noun Etymology: archaic English buffle buffalo + English head Date: 1731 a small North American diving duck (Bucephala albeola)
buffo
noun (plural buffi or buffos) Etymology: Italian, from buffone Date: 1764 clown, buffoon; specifically a male singer of comic roles in opera
Buffon
biographical name Comte Georges-Louis Leclerc de 1707-1788 French naturalist
buffoon
noun Etymology: Middle French bouffon, from Old Italian buffone Date: 1585 1. a ludicrous figure ; clown 2. a gross and usually ill-educated or stupid person • buffoonish ...
buffoonery
noun (plural -eries) Date: 1621 foolish or playful behavior or practice
buffoonish
adjective see buffoon
Bug
geographical name 1. river over 450 miles (720 kilometers) central Europe rising in W Ukraine, forming part of Ukraine-Poland and Poland-Belarus borders, & flowing into the ...
bug
I. noun Etymology: Middle English bugge hobgoblin; probably akin to Low German bögge goblin Date: 14th century obsolete bogey, bugbear II. noun Etymology: origin unknown ...
bug off
intransitive verb Etymology: probably short for bugger off Date: 1971 leave, depart — usually used as a command
bug out
intransitive verb Etymology: origin unknown Date: 1950 1. to retreat during a military action; especially to flee in panic 2. to depart especially in a hurry • bugout ...
bug-eyed
adjective Date: 1922 having the eyes bulging (as with fright)
bugaboo
noun (plural -boos) Etymology: earlier buggybow, bugger-bo, of unknown origin Date: 1598 1. an imaginary object of fear 2. bugbear 2; also something that causes fear or ...
Buganda
geographical name region & former kingdom E Africa in SE Uganda capital Kampala
bugbane
noun Date: 1804 any of several perennial herbs (genus Cimicifuga) of the buttercup family; especially black cohosh
bugbear
noun Date: 1581 1. an imaginary goblin or specter used to excite fear 2. a. an object or source of dread b. a continuing source of irritation ; problem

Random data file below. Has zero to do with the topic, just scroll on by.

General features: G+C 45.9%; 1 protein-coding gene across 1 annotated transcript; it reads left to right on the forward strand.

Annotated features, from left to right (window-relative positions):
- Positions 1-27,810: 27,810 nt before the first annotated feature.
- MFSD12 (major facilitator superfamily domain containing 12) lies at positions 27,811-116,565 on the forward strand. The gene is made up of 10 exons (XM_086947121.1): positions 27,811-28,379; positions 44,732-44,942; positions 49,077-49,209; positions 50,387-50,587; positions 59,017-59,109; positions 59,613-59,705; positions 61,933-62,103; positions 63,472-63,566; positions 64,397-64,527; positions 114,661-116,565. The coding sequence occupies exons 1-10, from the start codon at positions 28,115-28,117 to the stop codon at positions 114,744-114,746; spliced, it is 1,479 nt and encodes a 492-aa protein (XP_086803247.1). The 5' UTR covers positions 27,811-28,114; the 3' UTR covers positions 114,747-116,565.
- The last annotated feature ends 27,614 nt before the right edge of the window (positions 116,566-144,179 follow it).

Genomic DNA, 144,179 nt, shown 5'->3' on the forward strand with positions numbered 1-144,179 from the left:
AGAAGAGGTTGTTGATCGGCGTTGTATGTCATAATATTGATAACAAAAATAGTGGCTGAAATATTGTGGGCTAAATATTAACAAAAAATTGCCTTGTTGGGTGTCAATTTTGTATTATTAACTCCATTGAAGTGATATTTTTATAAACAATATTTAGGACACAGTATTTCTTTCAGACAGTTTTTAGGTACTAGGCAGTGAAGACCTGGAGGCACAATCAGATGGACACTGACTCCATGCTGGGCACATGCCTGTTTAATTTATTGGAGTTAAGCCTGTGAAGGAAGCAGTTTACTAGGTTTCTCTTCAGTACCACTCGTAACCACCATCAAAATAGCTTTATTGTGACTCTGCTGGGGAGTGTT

bugeye
noun Date: 1881 a small boat with a flat bottom, a centerboard, and two raked masts
bugger
I. noun Etymology: Middle English bougre heretic, from Anglo-French bugre, from Medieval Latin Bulgarus, literally, Bulgarian; from the association of Bulgaria with the ...
bugger all
noun Date: 1918 slang British nothing
bugger off
intransitive verb Date: 1922 slang British leave, depart — often used as a command
buggery
noun Date: 1514 sodomy
buggy
I. adjective (buggier; -est) Date: 1714 1. infested with bugs 2. characterized by bugs; especially containing many bugs II. noun (plural buggies) Etymology: origin ...
bughouse
I. adjective Date: 1891 slang mentally deranged ; crazy II. noun Date: 1899 slang an insane asylum
bugle
I. noun Etymology: Middle English, from Anglo-French, from Late Latin bugula Date: 13th century any of a genus (Ajuga) of plants of the mint family; especially a European ...
bugler
noun Date: 1799 a person who sounds a bugle
bugleweed
noun Date: circa 1818 1. any of a genus (Lycopus) of mints; especially a North American perennial (L. virginicus) that is mildly narcotic and astringent 2. bugle I
bugloss
noun Etymology: Middle English buglosse, from Anglo-French, from Latin buglossa, irregular from Greek bouglōssos, from bous head of cattle + glōssa tongue — more at cow, ...
bugout
noun see bug out
buhl
variant of boulle
build
I. verb (built; building) Etymology: Middle English bilden, from Old English byldan; akin to Old English būan to dwell — more at bower Date: before 12th century transitive ...
build a fire under
phrasal to stimulate to vigorous action
build in
transitive verb Date: 1933 to make an integral part of something
build into
phrasal to make an integral part of
build on
phrasal to use as a foundation
build up
verb Date: 1555 transitive verb 1. to develop gradually by increments 2. to promote the health, strength, esteem, or reputation of intransitive verb to accumulate ...
buildable
adjective Date: 1927 suitable for building ; especially capable of being built
builded
dialect past of build
builder
noun Date: 13th century 1. one that builds; especially one that contracts to build and supervises building operations 2. a substance added to or used with detergents to ...